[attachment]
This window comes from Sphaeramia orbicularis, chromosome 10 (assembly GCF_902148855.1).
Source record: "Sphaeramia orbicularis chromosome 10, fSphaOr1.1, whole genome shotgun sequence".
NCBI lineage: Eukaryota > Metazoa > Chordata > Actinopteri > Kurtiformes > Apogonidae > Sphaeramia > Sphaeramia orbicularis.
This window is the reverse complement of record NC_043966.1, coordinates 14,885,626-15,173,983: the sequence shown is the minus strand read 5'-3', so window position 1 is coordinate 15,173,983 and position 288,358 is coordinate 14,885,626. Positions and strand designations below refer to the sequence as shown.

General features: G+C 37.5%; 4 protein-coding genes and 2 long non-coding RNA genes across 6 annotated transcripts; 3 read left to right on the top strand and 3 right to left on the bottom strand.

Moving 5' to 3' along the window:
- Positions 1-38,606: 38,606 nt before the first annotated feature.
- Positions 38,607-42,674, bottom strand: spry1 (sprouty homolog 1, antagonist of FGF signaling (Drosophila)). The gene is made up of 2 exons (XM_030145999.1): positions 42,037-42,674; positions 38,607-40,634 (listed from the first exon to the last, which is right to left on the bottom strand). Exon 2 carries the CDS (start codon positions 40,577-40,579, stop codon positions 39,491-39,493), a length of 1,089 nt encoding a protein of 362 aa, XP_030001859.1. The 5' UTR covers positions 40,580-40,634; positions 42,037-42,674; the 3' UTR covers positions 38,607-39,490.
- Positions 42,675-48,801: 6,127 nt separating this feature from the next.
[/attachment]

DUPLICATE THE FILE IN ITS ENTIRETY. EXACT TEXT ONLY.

This window comes from Sphaeramia orbicularis, chromosome 10 (assembly GCF_902148855.1).
Source record: "Sphaeramia orbicularis chromosome 10, fSphaOr1.1, whole genome shotgun sequence".
NCBI lineage: Eukaryota > Metazoa > Chordata > Actinopteri > Kurtiformes > Apogonidae > Sphaeramia > Sphaeramia orbicularis.
This window is the reverse complement of record NC_043966.1, coordinates 14,885,626-15,173,983: the sequence shown is the minus strand read 5'-3', so window position 1 is coordinate 15,173,983 and position 288,358 is coordinate 14,885,626. Positions and strand designations below refer to the sequence as shown.

General features: G+C 37.5%; 4 protein-coding genes and 2 long non-coding RNA genes across 6 annotated transcripts; 3 read left to right on the top strand and 3 right to left on the bottom strand.

Moving 5' to 3' along the window:
- Positions 1-38,606: 38,606 nt before the first annotated feature.
- Positions 38,607-42,674, bottom strand: spry1 (sprouty homolog 1, antagonist of FGF signaling (Drosophila)). The gene is made up of 2 exons (XM_030145999.1): positions 42,037-42,674; positions 38,607-40,634 (listed from the first exon to the last, which is right to left on the bottom strand). Exon 2 carries the CDS (start codon positions 40,577-40,579, stop codon positions 39,491-39,493), a length of 1,089 nt encoding a protein of 362 aa, XP_030001859.1. The 5' UTR covers positions 40,580-40,634; positions 42,037-42,674; the 3' UTR covers positions 38,607-39,490.
- Positions 42,675-48,801: 6,127 nt separating this feature from the next.